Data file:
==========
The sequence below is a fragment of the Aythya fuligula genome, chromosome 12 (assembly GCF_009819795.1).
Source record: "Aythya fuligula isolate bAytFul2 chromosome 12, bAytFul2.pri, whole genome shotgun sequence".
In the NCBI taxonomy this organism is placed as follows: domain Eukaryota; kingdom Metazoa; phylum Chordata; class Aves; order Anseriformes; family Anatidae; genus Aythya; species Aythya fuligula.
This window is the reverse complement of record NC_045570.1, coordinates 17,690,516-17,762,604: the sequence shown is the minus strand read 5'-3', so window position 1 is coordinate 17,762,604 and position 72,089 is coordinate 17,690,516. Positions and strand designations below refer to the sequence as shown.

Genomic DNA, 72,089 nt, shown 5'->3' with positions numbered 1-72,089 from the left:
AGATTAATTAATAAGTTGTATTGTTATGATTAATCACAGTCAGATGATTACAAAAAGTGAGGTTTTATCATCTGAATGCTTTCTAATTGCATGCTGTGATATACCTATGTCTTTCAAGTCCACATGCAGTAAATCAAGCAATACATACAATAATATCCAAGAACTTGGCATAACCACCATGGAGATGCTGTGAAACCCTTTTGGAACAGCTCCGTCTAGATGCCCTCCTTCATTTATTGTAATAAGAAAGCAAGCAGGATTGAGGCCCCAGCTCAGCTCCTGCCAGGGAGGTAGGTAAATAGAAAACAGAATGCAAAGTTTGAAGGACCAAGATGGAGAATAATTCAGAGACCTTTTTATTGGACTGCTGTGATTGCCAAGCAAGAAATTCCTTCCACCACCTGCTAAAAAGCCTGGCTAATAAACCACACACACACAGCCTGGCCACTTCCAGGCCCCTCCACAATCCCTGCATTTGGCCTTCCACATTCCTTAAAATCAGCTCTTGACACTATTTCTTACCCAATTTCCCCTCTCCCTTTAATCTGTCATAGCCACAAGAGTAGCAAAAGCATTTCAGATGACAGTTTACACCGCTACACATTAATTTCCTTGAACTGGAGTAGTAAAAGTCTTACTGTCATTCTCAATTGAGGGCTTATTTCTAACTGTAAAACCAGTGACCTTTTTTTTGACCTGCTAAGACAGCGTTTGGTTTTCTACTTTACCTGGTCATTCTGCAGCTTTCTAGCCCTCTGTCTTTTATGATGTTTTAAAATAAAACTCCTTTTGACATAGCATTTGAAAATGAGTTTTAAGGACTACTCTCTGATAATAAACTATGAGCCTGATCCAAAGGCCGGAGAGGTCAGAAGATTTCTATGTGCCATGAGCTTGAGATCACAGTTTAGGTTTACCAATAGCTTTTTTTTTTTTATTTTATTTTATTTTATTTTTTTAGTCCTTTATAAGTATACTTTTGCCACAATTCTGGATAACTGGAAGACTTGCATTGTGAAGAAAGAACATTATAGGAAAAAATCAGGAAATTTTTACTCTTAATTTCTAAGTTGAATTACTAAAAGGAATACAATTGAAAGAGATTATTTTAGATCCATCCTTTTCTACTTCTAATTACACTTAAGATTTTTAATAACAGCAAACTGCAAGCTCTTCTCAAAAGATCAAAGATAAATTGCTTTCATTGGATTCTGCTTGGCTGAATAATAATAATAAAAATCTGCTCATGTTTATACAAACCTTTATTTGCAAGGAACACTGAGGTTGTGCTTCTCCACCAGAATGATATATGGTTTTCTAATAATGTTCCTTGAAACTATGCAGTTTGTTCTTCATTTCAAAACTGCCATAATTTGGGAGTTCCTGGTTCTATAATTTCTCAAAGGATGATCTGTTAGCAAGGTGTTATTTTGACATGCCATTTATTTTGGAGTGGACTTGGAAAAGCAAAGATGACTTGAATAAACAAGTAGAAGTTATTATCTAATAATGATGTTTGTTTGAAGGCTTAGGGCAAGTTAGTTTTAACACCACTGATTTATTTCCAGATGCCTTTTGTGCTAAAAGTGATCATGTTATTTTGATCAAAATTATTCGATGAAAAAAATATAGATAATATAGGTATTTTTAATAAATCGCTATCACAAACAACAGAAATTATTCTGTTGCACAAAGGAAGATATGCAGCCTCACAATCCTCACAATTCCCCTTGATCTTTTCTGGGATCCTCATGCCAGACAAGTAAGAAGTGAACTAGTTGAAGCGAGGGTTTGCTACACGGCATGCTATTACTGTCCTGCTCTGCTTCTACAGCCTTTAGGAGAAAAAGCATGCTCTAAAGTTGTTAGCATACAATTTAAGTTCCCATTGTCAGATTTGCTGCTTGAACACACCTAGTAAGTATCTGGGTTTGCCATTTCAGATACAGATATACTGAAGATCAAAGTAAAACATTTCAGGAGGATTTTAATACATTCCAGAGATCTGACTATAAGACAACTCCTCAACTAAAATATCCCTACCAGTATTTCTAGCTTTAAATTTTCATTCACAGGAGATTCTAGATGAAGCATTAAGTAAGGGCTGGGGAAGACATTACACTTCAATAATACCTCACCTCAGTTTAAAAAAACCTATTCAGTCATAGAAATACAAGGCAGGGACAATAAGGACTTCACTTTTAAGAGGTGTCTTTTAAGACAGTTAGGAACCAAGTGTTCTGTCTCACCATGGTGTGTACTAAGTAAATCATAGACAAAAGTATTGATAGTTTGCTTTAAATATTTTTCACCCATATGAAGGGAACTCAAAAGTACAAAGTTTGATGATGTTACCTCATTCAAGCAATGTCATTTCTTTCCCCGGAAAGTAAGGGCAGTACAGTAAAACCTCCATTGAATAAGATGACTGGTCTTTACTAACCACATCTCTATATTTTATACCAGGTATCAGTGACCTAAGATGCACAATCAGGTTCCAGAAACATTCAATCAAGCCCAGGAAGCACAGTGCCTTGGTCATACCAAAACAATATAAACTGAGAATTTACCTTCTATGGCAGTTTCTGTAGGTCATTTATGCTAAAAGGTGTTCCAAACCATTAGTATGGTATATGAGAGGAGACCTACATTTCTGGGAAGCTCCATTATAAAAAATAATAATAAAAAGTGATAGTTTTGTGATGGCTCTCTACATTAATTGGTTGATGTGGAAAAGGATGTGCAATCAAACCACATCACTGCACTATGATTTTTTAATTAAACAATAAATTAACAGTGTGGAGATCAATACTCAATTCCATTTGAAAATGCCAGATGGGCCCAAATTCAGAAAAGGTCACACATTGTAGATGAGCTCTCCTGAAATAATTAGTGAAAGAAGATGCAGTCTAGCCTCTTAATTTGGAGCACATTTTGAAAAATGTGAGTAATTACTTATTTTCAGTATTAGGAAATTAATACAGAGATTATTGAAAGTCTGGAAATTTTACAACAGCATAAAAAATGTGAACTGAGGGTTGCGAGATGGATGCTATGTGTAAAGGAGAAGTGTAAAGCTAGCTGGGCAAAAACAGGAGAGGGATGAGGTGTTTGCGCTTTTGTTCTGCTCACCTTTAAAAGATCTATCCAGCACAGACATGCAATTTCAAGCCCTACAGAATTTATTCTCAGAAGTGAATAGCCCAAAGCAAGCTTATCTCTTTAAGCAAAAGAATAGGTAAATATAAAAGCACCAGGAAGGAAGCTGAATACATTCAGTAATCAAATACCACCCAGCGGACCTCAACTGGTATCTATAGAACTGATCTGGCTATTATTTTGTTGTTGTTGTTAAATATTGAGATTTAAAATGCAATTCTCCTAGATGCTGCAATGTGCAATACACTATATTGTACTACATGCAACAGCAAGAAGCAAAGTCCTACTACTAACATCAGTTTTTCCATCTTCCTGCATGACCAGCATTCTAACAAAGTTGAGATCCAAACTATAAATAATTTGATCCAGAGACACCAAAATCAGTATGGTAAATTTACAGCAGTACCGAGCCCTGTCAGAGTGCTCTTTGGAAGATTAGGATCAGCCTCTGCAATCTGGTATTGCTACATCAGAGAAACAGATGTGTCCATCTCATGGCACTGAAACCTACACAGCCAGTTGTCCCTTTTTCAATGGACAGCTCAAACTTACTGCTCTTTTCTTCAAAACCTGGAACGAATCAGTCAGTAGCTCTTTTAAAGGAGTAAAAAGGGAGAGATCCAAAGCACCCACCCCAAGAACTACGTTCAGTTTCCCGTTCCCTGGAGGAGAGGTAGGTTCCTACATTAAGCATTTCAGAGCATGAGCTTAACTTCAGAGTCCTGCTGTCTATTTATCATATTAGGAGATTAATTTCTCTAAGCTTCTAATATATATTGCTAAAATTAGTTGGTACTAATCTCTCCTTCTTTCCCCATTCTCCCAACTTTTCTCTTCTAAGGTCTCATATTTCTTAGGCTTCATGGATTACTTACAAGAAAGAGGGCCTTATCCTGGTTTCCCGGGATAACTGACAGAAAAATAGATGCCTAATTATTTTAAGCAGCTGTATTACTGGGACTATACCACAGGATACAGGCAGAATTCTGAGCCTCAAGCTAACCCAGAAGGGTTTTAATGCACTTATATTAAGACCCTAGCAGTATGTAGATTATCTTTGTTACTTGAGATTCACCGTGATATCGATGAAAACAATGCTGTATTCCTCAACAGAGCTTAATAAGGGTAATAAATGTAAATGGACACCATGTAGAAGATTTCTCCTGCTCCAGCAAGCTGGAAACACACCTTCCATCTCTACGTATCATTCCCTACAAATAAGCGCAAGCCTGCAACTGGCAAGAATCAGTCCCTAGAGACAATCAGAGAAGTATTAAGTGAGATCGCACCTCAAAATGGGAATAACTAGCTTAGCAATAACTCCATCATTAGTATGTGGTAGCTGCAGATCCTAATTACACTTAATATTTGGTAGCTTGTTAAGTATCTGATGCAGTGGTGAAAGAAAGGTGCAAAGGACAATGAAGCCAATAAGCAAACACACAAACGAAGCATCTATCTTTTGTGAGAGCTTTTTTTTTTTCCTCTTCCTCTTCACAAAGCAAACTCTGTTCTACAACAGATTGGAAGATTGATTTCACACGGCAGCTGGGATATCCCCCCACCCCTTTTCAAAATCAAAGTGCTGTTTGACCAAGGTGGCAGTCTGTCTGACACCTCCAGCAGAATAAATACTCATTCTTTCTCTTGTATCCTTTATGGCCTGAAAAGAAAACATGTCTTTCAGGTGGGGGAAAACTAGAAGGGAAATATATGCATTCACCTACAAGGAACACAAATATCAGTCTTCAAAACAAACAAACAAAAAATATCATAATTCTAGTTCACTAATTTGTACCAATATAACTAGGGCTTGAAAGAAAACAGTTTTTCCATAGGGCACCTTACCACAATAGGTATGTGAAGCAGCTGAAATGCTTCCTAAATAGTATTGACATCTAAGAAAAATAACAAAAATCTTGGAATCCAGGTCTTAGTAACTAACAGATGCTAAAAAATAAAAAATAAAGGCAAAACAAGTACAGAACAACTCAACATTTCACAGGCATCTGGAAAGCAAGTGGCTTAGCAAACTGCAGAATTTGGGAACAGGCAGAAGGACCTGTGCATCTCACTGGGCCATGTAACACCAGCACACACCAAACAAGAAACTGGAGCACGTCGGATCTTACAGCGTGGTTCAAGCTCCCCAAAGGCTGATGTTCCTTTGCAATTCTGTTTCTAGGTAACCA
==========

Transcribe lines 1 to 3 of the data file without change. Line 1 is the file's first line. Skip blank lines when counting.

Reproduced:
The sequence below is a fragment of the Aythya fuligula genome, chromosome 12 (assembly GCF_009819795.1).
Source record: "Aythya fuligula isolate bAytFul2 chromosome 12, bAytFul2.pri, whole genome shotgun sequence".
In the NCBI taxonomy this organism is placed as follows: domain Eukaryota; kingdom Metazoa; phylum Chordata; class Aves; order Anseriformes; family Anatidae; genus Aythya; species Aythya fuligula.